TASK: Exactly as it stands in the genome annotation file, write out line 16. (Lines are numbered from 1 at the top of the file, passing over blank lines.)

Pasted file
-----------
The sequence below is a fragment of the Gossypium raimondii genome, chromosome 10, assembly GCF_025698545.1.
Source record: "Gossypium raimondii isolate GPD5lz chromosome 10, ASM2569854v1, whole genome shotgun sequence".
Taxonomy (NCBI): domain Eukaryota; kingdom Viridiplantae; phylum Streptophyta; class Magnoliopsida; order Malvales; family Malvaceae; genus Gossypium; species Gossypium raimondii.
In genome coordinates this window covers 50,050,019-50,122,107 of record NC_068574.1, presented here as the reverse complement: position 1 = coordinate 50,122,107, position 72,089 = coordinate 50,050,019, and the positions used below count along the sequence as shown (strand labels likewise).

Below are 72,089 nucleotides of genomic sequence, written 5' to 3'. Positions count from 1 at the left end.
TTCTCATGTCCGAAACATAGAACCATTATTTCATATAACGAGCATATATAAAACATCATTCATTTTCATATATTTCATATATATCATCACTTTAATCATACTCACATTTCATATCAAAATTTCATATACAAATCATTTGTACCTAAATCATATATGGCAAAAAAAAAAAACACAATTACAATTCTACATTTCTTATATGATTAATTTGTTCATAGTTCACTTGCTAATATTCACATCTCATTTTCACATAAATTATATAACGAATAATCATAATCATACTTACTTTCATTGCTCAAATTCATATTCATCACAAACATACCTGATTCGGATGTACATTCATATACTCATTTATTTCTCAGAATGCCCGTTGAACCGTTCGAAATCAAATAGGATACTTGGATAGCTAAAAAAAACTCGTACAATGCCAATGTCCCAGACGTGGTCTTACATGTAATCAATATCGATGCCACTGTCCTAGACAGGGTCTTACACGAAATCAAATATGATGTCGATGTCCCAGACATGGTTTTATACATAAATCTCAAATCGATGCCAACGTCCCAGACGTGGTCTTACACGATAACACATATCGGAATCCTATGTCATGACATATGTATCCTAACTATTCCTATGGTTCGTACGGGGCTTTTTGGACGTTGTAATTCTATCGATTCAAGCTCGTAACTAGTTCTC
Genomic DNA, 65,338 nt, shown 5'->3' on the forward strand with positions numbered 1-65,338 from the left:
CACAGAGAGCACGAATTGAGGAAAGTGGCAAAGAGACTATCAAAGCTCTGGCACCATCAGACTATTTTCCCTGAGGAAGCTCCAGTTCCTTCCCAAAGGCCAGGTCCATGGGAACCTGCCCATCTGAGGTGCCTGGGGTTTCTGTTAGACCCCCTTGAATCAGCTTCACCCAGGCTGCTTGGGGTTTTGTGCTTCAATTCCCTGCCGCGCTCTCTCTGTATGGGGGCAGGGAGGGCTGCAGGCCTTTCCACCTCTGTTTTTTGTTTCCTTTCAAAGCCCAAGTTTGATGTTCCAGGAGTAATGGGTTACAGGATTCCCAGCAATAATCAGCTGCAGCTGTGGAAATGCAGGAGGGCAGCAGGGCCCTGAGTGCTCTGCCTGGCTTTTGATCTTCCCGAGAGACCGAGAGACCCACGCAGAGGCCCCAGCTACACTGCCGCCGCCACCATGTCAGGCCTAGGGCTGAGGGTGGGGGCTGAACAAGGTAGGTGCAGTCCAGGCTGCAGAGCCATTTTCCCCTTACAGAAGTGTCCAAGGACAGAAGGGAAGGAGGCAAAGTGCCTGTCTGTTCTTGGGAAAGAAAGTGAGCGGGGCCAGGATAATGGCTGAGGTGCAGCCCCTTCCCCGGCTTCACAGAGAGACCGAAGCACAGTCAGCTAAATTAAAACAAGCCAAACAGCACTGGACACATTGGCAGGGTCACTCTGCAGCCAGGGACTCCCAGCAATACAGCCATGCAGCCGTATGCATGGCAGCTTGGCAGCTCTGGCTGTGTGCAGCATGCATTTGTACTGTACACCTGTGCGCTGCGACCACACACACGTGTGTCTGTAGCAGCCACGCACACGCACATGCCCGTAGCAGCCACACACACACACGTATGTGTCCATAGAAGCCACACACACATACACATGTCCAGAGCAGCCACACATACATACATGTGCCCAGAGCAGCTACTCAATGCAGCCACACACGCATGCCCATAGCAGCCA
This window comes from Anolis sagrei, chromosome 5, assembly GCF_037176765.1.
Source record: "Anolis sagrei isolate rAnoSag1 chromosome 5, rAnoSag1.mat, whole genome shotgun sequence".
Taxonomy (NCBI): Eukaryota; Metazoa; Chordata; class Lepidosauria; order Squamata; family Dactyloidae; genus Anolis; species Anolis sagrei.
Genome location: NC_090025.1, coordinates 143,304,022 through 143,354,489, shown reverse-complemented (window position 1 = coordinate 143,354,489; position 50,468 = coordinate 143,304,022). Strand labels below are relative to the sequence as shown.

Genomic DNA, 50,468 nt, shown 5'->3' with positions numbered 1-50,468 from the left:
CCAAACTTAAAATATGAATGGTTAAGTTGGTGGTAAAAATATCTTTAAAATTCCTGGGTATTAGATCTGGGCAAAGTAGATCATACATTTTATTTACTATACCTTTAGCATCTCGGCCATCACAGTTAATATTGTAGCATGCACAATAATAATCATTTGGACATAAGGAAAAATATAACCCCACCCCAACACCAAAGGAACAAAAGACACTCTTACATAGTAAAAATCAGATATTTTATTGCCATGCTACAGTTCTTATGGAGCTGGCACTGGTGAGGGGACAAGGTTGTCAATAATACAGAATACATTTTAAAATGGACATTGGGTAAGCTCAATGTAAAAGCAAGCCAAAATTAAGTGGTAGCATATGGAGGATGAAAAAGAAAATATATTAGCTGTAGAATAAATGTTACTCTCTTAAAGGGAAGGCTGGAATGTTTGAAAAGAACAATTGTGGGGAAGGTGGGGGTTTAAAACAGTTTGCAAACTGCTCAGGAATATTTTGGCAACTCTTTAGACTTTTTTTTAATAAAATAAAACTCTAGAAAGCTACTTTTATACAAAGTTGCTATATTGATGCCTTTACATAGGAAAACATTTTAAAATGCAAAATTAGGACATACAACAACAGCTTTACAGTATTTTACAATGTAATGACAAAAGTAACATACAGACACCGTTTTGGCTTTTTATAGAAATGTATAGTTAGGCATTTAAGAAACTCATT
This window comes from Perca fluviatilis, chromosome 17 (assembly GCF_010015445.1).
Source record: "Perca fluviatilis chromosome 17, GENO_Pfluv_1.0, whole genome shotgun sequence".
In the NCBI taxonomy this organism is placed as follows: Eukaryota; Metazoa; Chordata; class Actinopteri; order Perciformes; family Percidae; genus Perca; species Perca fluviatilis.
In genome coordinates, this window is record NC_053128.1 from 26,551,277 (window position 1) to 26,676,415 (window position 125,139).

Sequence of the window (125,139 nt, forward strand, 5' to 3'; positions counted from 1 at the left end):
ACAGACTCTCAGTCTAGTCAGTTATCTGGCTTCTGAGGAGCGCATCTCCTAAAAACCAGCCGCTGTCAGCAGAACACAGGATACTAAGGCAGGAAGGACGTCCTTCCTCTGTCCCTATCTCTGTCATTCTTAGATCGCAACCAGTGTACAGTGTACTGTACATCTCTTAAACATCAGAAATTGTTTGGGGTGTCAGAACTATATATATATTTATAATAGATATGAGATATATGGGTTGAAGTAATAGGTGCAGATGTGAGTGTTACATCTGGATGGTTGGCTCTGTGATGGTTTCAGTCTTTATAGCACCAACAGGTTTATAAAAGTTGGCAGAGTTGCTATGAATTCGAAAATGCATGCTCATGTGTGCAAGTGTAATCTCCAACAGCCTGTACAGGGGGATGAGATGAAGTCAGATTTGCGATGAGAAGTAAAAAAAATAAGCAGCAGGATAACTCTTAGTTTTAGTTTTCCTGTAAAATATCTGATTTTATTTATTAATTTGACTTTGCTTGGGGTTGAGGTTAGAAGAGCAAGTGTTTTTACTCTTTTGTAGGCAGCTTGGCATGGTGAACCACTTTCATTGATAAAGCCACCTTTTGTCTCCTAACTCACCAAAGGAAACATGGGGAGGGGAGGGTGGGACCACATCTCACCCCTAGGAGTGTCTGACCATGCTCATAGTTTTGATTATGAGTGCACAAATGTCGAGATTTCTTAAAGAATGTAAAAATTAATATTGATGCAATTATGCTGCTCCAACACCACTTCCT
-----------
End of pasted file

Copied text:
Source record: "Perca fluviatilis chromosome 17, GENO_Pfluv_1.0, whole genome shotgun sequence".